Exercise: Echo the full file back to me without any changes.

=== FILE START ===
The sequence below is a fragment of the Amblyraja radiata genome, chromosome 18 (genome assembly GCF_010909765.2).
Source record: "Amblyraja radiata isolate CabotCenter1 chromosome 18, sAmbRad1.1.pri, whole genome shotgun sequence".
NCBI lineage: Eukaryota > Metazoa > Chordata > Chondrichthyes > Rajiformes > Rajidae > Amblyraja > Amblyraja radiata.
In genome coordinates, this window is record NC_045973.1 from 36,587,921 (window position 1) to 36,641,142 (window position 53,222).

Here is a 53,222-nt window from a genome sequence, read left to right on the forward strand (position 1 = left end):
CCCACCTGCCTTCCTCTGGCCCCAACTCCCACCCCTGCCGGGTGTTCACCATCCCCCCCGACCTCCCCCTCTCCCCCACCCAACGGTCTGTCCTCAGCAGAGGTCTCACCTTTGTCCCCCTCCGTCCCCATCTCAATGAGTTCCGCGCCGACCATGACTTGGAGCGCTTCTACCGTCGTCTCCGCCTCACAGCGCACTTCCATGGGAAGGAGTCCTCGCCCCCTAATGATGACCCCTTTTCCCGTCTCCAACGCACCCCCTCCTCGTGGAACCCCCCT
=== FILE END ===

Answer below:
The sequence below is a fragment of the Amblyraja radiata genome, chromosome 18 (genome assembly GCF_010909765.2).
Source record: "Amblyraja radiata isolate CabotCenter1 chromosome 18, sAmbRad1.1.pri, whole genome shotgun sequence".
NCBI lineage: Eukaryota > Metazoa > Chordata > Chondrichthyes > Rajiformes > Rajidae > Amblyraja > Amblyraja radiata.
In genome coordinates, this window is record NC_045973.1 from 36,587,921 (window position 1) to 36,641,142 (window position 53,222).

Here is a 53,222-nt window from a genome sequence, read left to right on the forward strand (position 1 = left end):
CCCACCTGCCTTCCTCTGGCCCCAACTCCCACCCCTGCCGGGTGTTCACCATCCCCCCCGACCTCCCCCTCTCCCCCACCCAACGGTCTGTCCTCAGCAGAGGTCTCACCTTTGTCCCCCTCCGTCCCCATCTCAATGAGTTCCGCGCCGACCATGACTTGGAGCGCTTCTACCGTCGTCTCCGCCTCACAGCGCACTTCCATGGGAAGGAGTCCTCGCCCCCTAATGATGACCCCTTTTCCCGTCTCCAACGCACCCCCTCCTCGTGGAACCCCCCT